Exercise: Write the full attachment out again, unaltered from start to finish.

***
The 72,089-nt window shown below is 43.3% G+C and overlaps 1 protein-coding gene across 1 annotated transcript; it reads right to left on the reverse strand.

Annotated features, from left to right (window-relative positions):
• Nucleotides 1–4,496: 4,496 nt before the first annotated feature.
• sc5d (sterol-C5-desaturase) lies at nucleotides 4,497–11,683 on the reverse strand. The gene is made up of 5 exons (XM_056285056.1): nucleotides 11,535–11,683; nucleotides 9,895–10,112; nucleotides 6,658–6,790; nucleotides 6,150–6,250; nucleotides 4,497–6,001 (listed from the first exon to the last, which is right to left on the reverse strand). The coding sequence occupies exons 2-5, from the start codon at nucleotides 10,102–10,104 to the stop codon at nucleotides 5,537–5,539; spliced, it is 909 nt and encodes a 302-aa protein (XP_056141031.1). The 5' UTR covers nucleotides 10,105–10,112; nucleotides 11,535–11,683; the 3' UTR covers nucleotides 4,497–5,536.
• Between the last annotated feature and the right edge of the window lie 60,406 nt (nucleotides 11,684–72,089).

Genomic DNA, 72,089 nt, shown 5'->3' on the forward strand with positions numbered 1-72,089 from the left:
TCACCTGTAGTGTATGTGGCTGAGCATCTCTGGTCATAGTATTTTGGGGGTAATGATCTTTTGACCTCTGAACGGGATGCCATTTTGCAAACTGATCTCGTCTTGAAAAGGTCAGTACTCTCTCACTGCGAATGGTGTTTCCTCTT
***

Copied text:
The 72,089-nt window shown below is 43.3% G+C and overlaps 1 protein-coding gene across 1 annotated transcript; it reads right to left on the reverse strand.

Annotated features, from left to right (window-relative positions):
• Nucleotides 1–4,496: 4,496 nt before the first annotated feature.
• sc5d (sterol-C5-desaturase) lies at nucleotides 4,497–11,683 on the reverse strand. The gene is made up of 5 exons (XM_056285056.1): nucleotides 11,535–11,683; nucleotides 9,895–10,112; nucleotides 6,658–6,790; nucleotides 6,150–6,250; nucleotides 4,497–6,001 (listed from the first exon to the last, which is right to left on the reverse strand). The coding sequence occupies exons 2-5, from the start codon at nucleotides 10,102–10,104 to the stop codon at nucleotides 5,537–5,539; spliced, it is 909 nt and encodes a 302-aa protein (XP_056141031.1). The 5' UTR covers nucleotides 10,105–10,112; nucleotides 11,535–11,683; the 3' UTR covers nucleotides 4,497–5,536.
• Between the last annotated feature and the right edge of the window lie 60,406 nt (nucleotides 11,684–72,089).

Genomic DNA, 72,089 nt, shown 5'->3' on the forward strand with positions numbered 1-72,089 from the left:
TCACCTGTAGTGTATGTGGCTGAGCATCTCTGGTCATAGTATTTTGGGGGTAATGATCTTTTGACCTCTGAACGGGATGCCATTTTGCAAACTGATCTCGTCTTGAAAAGGTCAGTACTCTCTCACTGCGAATGGTGTTTCCTCTT